Another way to get the FOV enlarged is by changing the anamorphic segment to an anamorphic Fresnel section. FIGS. 7A-7D illustrate different Fresnel anamorphic segments for enlarging the FOV, in accordance with an embodiment of the present invention. FIG. 7A illustrates an embodiment with an anamorphic Fresnel section (71) in the inner surface (72). FIGS. 7B and 7B′ illustrate an anamorphic Fresnel section (74) on the outer side (73) (in FIG. 7B it is attached to the visor, whereas in FIG. 7B′ it is integrally formed with the visor). FIG. 7C illustrates an embodiment with an anamorphic Fresnel section on both sides (75, 76) of the visor. Another option, shown in FIG. 7D, is to split the visor into two sections (77, 78) at the edge of the FOV and to apply the Fresnel section to one or two inner sides (79, 70) of the split edges.

The abovementioned methods use refraction power as a way to deflect the light in an extended distortion manner. The following embodiments use diffraction optical elements (diffractive anamorphic segments) to deflect the light in an extended distortion manner and achieve the same results. FIGS. 8A-8C illustrate diffractive anamorphic segments on a visor. In FIG. 8A, one or more diffractive anamorphic segments (81) are on an inner surface of the visor. In FIG. 8B, one or more diffractive anamorphic segments (82) are on an outer surface of the visor. In FIG. 8C, one or more diffractive anamorphic segments (83) are between inner and outer surfaces of the visor.

The present invention has many applications, some of which are described with reference to the following drawings.

FIG. 9 shows an implementation of an anamorphic segment to a visor. The visor itself allows the user to have a FOV of 200°, and the anamorphic segment can enlarge the FOV to about 240° and even higher.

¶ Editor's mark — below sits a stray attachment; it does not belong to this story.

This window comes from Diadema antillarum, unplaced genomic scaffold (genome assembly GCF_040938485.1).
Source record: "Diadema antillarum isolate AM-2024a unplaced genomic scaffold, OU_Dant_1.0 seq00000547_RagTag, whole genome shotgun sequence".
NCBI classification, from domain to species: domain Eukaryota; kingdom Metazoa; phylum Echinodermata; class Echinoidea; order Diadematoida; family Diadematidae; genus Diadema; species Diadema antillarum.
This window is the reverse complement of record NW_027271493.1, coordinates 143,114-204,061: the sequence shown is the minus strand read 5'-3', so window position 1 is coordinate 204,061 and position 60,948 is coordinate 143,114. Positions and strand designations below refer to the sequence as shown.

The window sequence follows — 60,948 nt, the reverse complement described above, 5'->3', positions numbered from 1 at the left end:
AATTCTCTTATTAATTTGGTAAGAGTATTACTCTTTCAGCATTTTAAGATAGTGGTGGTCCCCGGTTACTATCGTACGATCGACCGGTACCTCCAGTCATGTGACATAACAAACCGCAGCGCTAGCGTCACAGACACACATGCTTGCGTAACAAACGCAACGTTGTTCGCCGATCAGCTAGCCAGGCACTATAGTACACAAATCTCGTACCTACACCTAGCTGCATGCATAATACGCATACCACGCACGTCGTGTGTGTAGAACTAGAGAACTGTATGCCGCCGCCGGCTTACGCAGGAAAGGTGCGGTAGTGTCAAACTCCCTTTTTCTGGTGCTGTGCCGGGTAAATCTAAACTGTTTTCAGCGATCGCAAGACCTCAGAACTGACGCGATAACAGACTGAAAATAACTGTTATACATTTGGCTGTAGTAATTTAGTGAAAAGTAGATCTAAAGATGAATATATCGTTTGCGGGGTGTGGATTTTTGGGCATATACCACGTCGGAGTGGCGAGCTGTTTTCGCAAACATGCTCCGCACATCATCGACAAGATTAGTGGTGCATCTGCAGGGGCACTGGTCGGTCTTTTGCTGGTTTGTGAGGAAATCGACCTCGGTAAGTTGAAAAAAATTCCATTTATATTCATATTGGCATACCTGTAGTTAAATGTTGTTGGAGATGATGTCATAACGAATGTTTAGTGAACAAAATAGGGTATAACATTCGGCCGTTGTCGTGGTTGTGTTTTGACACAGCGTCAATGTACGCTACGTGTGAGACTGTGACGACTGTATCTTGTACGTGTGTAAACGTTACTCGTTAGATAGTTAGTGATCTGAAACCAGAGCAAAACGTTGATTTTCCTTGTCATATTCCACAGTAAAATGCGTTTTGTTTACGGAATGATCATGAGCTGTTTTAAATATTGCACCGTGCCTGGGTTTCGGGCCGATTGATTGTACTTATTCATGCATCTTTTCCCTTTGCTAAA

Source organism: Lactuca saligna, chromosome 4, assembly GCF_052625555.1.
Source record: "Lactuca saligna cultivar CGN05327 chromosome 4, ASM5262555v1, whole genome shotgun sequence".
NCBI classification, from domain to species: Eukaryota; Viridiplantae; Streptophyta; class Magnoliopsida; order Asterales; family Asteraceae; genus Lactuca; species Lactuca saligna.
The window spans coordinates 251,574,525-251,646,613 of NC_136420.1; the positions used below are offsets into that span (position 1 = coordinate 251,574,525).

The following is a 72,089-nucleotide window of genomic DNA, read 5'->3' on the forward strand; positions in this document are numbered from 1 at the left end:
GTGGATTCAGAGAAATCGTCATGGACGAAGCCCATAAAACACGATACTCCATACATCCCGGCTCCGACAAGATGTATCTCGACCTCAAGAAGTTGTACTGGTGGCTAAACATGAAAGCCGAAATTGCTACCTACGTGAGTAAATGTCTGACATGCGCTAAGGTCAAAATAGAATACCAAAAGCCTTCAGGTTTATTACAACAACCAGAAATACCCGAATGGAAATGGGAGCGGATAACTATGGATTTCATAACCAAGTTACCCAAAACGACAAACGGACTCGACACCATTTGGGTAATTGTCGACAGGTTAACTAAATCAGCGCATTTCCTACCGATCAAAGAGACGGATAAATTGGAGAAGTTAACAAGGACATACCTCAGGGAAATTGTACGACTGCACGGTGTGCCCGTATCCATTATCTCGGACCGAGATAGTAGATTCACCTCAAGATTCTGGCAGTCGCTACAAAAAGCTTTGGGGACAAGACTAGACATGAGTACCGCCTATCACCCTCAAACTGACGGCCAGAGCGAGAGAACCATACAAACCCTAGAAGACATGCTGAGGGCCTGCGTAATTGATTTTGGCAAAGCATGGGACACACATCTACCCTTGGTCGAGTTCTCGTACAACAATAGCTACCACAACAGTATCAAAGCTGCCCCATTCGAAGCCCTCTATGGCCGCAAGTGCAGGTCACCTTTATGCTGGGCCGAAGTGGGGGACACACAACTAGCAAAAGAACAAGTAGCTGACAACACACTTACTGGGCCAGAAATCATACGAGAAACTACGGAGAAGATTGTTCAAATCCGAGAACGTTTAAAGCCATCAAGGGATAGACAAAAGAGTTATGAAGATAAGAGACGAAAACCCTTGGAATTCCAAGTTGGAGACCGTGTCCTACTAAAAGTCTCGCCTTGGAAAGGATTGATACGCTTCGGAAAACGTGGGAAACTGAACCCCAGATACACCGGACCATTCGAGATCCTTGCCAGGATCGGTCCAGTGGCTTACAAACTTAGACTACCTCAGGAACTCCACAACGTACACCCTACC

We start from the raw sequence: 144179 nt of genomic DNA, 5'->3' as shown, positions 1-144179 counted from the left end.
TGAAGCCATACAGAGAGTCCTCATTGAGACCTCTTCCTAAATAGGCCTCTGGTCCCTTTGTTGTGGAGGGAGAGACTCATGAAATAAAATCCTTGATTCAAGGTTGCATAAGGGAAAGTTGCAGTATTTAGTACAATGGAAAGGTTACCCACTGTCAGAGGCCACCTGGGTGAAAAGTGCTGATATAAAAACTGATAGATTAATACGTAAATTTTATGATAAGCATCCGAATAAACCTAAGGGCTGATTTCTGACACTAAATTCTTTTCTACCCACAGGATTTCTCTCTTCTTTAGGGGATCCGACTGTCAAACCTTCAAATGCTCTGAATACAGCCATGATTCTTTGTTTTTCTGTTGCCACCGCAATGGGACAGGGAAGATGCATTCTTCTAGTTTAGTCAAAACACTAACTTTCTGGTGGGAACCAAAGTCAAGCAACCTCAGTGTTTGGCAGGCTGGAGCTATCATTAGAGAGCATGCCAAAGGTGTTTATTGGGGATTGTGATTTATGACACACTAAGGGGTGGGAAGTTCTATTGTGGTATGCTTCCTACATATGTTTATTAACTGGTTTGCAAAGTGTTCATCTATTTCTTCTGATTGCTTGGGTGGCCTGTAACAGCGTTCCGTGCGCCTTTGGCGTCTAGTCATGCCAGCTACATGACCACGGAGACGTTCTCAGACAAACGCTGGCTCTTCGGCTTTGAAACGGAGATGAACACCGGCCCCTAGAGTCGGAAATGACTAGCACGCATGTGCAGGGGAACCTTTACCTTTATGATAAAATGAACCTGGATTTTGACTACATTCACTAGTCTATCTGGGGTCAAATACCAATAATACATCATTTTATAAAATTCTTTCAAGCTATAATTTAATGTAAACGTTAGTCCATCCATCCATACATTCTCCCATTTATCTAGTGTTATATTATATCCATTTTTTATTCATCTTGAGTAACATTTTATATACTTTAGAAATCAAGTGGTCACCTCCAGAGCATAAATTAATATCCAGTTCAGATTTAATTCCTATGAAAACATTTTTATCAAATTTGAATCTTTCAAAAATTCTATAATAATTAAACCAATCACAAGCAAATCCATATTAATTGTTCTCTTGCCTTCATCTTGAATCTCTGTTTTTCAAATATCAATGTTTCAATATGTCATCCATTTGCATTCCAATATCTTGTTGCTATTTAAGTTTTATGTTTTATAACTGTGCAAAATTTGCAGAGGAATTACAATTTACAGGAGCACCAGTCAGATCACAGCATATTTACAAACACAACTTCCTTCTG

FIG. 10 shows an implementation of an anamorphic segment to sunglasses. Typical sunglasses of the prior art have smaller FOV, around 160-170. In accordance with the present invention, by adding the AS, the FOV can be increased to 200° or even more.

FIG. 11A shows an implementation of an anamorphic segment to eyeglasses. In this case, the FOV of the viewer is much smaller, around 120-160°. By adding the AS, the FOV can be enlarged to 160-180°.

FIG. 11B shows a normal (prior art) −3 diopter lens (110) with its normal distortion as shown in FIG. 11C. By adding the anamorphic segment (111) to the edge of the lens as shown in FIG. 11D, an extended distortion is obtained as shown in FIG. 11E, which increases the FOV of the user.

FIG. 12 shows an implementation of an anamorphic segment to a diving mask.

FIG. 13 shows an implementation of an anamorphic segment (131) to a contact lens, which may increase the FOV to 240° and more.

Reference is now made to FIG. 14, which illustrates an optical system 141 for enlarging the FOV, constructed and operative in accordance with an embodiment of the present invention.

An optical device 144 is added to the optical system 141 for seeing objects in a field of view (FOV). The optical device 144 includes a front section 142 with a normal distortion of rays passing therethrough. One or more anamorphic optical elements 143 extend from the front section 142 that distorts rays passing therethrough with an extended distortion than the front section 142 and which enlarges the FOV, as described any of the for any of the embodiments of the invention hereinabove. As before, the anamorphic optical element 143 is positioned at an edge of the optical device 144. The anamorphic optical element 143 may be refractive or diffractive.

It is appreciated that various features of the invention which are, for clarity, described in the contexts of separate embodiments, may also be provided in combination in a single embodiment. Conversely, various features of the invention which are, for brevity, described in the context of a single embodiment, may also be provided separately or in any suitable subcombination.